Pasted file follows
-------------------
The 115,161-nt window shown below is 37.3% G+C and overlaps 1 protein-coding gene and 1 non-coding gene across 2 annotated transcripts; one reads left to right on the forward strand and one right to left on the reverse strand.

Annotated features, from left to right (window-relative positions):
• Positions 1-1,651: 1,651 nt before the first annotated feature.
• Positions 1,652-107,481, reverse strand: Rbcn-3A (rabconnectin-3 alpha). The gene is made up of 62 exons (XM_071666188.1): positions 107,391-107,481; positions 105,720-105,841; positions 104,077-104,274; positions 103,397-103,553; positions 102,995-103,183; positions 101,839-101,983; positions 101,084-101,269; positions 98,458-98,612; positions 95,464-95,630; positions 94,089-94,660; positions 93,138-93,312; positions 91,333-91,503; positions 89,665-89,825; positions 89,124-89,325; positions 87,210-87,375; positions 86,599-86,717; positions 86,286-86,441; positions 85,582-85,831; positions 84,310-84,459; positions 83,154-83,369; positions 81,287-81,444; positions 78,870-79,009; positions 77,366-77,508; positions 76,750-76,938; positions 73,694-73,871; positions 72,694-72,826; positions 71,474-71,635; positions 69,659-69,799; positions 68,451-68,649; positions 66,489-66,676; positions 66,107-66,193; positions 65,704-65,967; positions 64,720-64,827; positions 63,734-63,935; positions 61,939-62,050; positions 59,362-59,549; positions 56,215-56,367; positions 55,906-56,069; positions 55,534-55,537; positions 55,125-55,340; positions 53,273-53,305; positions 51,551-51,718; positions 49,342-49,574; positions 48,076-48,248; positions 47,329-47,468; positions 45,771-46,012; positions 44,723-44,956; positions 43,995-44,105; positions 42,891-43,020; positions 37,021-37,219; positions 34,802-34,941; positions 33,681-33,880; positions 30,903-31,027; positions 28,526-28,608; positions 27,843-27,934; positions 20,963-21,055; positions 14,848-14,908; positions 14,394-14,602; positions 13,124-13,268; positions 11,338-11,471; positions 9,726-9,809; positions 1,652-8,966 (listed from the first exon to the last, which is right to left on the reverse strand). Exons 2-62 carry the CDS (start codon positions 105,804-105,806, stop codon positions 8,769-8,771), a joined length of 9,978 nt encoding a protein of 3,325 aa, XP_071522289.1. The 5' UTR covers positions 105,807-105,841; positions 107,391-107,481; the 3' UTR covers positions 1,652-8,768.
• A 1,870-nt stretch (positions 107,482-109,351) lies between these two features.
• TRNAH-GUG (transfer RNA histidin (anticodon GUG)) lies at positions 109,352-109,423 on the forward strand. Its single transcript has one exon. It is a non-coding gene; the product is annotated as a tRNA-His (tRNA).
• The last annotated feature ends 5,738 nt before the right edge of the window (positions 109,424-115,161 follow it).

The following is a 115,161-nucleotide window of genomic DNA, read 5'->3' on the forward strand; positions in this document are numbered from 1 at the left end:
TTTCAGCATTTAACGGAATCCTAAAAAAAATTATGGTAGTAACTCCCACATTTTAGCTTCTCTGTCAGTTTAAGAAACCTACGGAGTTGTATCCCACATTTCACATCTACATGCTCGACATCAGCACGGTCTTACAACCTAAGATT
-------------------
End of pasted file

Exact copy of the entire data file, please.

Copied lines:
The 115,161-nt window shown below is 37.3% G+C and overlaps 1 protein-coding gene and 1 non-coding gene across 2 annotated transcripts; one reads left to right on the forward strand and one right to left on the reverse strand.

Annotated features, from left to right (window-relative positions):
• Positions 1-1,651: 1,651 nt before the first annotated feature.
• Positions 1,652-107,481, reverse strand: Rbcn-3A (rabconnectin-3 alpha). The gene is made up of 62 exons (XM_071666188.1): positions 107,391-107,481; positions 105,720-105,841; positions 104,077-104,274; positions 103,397-103,553; positions 102,995-103,183; positions 101,839-101,983; positions 101,084-101,269; positions 98,458-98,612; positions 95,464-95,630; positions 94,089-94,660; positions 93,138-93,312; positions 91,333-91,503; positions 89,665-89,825; positions 89,124-89,325; positions 87,210-87,375; positions 86,599-86,717; positions 86,286-86,441; positions 85,582-85,831; positions 84,310-84,459; positions 83,154-83,369; positions 81,287-81,444; positions 78,870-79,009; positions 77,366-77,508; positions 76,750-76,938; positions 73,694-73,871; positions 72,694-72,826; positions 71,474-71,635; positions 69,659-69,799; positions 68,451-68,649; positions 66,489-66,676; positions 66,107-66,193; positions 65,704-65,967; positions 64,720-64,827; positions 63,734-63,935; positions 61,939-62,050; positions 59,362-59,549; positions 56,215-56,367; positions 55,906-56,069; positions 55,534-55,537; positions 55,125-55,340; positions 53,273-53,305; positions 51,551-51,718; positions 49,342-49,574; positions 48,076-48,248; positions 47,329-47,468; positions 45,771-46,012; positions 44,723-44,956; positions 43,995-44,105; positions 42,891-43,020; positions 37,021-37,219; positions 34,802-34,941; positions 33,681-33,880; positions 30,903-31,027; positions 28,526-28,608; positions 27,843-27,934; positions 20,963-21,055; positions 14,848-14,908; positions 14,394-14,602; positions 13,124-13,268; positions 11,338-11,471; positions 9,726-9,809; positions 1,652-8,966 (listed from the first exon to the last, which is right to left on the reverse strand). Exons 2-62 carry the CDS (start codon positions 105,804-105,806, stop codon positions 8,769-8,771), a joined length of 9,978 nt encoding a protein of 3,325 aa, XP_071522289.1. The 5' UTR covers positions 105,807-105,841; positions 107,391-107,481; the 3' UTR covers positions 1,652-8,768.
• A 1,870-nt stretch (positions 107,482-109,351) lies between these two features.
• TRNAH-GUG (transfer RNA histidin (anticodon GUG)) lies at positions 109,352-109,423 on the forward strand. Its single transcript has one exon. It is a non-coding gene; the product is annotated as a tRNA-His (tRNA).
• The last annotated feature ends 5,738 nt before the right edge of the window (positions 109,424-115,161 follow it).

The following is a 115,161-nucleotide window of genomic DNA, read 5'->3' on the forward strand; positions in this document are numbered from 1 at the left end:
TTTCAGCATTTAACGGAATCCTAAAAAAAATTATGGTAGTAACTCCCACATTTTAGCTTCTCTGTCAGTTTAAGAAACCTACGGAGTTGTATCCCACATTTCACATCTACATGCTCGACATCAGCACGGTCTTACAACCTAAGATT